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The Superintendent and Segregation

As a child of parents who grew up in the segregated south in the 1940s and 50s, I got more annoyed than usual when I read Superintendent of Public Instruction Glenda Ritz blamed school choice and vouchers as a contributing factor for increased segregation in Indiana schools.

In an interview with Chalkbeat Indiana, Ritz said vouchers were to blame for a rise in segregated schools….

Ritz acknowledged the importance of diversity in Marion County, and she, too, brought up school choice and vouchers in particular. She said her effort to pause the expansion of the state’s voucher program could perhaps play a role in decreasing segregated schools, although she didn’t elaborate.  

The problem with Ritz’s claim is that not only is it wrong, but the data tends to show otherwise; that vouchers and choice actually increase integration.

An analysis of voucher use by Chalkbeat showed that while 71 percent of Indiana’s K-12 student population is white, only 60 percent of the vouchers users are white.  And a majority of them qualify for free and reduced lunch.

Secondly, in Indianapolis Public Schools, prior to the voucher program the district’s white population was 20.9 percent, that most recent number was 20.4 percent, virtually unchanged.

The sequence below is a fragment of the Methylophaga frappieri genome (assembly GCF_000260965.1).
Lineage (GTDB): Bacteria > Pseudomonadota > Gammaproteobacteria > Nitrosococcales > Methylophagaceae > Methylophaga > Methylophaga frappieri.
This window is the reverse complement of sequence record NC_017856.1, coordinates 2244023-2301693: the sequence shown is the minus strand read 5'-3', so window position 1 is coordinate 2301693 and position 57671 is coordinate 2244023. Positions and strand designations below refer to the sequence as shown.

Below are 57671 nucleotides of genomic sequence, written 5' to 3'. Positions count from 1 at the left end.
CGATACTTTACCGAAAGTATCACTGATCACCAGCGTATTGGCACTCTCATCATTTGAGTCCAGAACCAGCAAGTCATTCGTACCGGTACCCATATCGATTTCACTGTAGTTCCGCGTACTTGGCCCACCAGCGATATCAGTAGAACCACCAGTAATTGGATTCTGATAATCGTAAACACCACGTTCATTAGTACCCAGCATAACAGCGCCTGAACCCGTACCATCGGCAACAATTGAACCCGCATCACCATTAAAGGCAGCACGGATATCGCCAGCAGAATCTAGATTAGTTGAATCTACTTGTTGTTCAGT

And third, and perhaps most telling, Chalkbeat looked at two Indianapolis Catholic high schools that participate in the voucher program.  Both schools had more integrated populations as a result of school vouchers.

Now there is a question as to whether charter schools add to segregation in some areas, however I would argue any segregation as a result of charter schools is more de facto than de jure (purposeful) because charter schools in Indiana tend to pop up in highly urban areas, which is where a majority of their population originates.

So for the Superintendent of Public Instruction to say vouchers and choice are partially to blame for an increase in segregated schools is factually inaccurate. Maybe the next time Ritz wants to talk about segregation, she should have a conversation with my parents.  They could probably teach her a lesson or two, or three, or four.